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The only way it would hurt SEO is if the new domain had previously been registered and used in an abusive or black hat manner. Just registering a new domain, with no history, and 301 redirecting it will be fine. (But do make sure all the redirects are 301s - permanent - to ensure search engines continue to index the existing domain, and not the new one.)


See how the Wikipedia handles this: <link rel="canonical" href=""/>


Using a 301 redirect for this is indeed the correct way to do. Should you "move" your EN site from to Probably not - there's nothing to gain from doing this, it's perfectly fine to have the main language in your main domain (not only that but people probably expect to).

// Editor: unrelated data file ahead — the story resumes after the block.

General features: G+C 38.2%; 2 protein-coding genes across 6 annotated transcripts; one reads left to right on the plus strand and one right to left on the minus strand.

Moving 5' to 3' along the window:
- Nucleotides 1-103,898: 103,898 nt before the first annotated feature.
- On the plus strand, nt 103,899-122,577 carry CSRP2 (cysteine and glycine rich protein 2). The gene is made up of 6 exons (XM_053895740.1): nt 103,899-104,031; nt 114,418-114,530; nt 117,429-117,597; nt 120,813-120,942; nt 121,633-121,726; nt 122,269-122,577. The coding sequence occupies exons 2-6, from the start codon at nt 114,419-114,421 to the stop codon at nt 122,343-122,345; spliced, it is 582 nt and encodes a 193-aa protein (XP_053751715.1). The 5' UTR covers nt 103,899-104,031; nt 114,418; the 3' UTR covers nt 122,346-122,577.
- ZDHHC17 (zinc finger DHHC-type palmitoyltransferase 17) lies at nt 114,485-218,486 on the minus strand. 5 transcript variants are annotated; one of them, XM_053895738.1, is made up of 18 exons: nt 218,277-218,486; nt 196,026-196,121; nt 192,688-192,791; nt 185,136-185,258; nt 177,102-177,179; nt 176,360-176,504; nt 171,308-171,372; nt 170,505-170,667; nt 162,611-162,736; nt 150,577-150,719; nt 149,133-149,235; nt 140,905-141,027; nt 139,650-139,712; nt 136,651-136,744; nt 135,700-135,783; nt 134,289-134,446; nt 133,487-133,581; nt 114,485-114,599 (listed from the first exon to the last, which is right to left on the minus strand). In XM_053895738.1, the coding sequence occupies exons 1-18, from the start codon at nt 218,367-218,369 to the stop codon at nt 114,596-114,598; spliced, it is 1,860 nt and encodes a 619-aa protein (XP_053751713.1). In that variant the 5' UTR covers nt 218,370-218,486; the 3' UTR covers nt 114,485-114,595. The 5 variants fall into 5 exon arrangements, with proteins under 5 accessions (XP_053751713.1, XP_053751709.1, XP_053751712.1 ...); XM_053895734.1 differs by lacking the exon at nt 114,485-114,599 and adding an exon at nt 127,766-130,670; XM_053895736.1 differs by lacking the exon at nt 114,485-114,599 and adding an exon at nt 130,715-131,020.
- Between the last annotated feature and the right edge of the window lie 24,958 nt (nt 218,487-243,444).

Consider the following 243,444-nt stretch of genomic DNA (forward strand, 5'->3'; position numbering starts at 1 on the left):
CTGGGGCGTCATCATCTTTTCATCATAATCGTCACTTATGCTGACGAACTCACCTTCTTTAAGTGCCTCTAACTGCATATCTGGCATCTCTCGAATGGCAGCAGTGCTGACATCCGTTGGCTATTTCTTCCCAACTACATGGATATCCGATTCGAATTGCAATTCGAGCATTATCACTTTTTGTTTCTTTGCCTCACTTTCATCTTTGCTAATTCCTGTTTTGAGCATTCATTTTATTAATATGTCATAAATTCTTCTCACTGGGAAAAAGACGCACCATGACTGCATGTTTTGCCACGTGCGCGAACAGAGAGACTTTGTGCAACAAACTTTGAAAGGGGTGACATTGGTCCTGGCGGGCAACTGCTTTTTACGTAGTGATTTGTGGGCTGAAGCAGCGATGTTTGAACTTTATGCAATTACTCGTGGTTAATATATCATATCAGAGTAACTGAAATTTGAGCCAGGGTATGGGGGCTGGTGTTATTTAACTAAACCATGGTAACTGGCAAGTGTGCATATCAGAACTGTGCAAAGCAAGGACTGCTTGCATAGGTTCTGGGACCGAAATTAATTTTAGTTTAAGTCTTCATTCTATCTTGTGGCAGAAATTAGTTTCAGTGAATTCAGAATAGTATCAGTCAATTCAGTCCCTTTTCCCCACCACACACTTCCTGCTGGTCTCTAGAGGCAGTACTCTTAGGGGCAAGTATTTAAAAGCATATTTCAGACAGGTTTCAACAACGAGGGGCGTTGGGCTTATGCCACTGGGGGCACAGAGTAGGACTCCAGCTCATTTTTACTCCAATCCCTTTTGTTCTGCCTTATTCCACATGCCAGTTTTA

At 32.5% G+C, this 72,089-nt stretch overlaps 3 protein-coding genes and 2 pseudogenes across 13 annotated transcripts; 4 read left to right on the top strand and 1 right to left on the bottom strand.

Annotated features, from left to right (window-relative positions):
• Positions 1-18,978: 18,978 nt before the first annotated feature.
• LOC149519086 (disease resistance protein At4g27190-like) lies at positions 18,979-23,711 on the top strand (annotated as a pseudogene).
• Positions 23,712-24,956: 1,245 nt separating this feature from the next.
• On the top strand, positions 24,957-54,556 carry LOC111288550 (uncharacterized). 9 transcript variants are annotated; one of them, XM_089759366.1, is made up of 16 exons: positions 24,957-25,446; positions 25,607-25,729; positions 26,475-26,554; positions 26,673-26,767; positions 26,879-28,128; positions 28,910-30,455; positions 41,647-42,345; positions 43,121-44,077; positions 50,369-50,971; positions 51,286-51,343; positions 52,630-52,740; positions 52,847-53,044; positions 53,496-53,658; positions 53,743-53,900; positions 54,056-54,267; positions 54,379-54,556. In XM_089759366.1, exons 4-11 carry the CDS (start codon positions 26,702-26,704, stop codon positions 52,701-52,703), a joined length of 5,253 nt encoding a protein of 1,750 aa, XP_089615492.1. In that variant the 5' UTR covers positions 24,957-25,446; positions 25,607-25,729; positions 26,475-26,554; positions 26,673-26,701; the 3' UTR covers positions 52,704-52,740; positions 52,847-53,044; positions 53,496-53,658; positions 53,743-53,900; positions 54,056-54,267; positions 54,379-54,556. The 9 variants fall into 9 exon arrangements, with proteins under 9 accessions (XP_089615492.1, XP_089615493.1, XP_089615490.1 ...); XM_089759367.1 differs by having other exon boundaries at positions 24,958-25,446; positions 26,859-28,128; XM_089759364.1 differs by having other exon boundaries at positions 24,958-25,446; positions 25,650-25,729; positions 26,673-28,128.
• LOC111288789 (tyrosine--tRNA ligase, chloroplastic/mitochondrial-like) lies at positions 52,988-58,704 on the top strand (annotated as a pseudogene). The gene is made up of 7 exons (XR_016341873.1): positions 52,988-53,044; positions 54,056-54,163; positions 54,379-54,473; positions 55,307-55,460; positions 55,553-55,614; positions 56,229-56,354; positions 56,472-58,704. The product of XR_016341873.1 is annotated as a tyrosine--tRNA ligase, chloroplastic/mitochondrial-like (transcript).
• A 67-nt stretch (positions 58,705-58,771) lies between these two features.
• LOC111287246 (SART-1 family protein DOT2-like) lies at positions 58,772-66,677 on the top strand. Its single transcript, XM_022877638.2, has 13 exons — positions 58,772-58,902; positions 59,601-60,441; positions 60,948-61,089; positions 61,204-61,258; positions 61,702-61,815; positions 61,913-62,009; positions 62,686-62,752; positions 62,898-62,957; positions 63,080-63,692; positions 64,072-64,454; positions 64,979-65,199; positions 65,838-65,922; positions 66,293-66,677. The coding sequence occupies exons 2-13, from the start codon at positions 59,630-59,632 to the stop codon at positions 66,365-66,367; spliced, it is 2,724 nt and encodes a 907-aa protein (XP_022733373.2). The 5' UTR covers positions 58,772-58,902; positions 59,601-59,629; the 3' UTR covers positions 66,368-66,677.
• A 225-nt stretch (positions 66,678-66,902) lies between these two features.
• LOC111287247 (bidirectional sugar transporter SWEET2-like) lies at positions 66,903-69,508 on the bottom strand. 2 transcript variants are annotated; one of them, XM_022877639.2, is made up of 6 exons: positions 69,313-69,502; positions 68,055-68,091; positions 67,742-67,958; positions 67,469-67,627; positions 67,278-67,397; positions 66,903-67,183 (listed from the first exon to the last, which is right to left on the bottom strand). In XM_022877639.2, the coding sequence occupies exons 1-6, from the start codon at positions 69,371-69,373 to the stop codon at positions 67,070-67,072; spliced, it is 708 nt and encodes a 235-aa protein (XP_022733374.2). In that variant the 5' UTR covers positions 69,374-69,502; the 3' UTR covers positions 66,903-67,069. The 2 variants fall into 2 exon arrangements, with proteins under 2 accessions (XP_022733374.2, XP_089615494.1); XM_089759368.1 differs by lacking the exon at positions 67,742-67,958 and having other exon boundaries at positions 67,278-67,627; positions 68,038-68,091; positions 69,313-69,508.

There is a risk with URL changes of SEO problems, ranking loss, and traffic declines. When correctly implemented with 301 redirects, it can go perfectly fine, but it doesn't always do so. I recommend changing URLs only when there is an overwhelming need. If you do want to change URLs you should consider gentler changes as well: Chang the URL structure ...


If you correctly put in 301 redirects and update your sitemap, the site will be fine. However... What are you trying to gain from this change? The Stack Exchange-style hierarchy doesn't make sense for what it seems you're trying to accomplish (a Wikipedia-style website?). What you currently have makes more sense in terms of organizing the information: ...


What you are seeing is default behaviour on Apache. when I enter random subdirectories, such as /index.php/asdfghjk /asdfghjk is an additional path-segment in the URL. It's not strictly a "subdirectory". (Directories and subdirectories relate to a filesystem. The URL does not necessarily map directly to the filesystem.) When additional path segments ...

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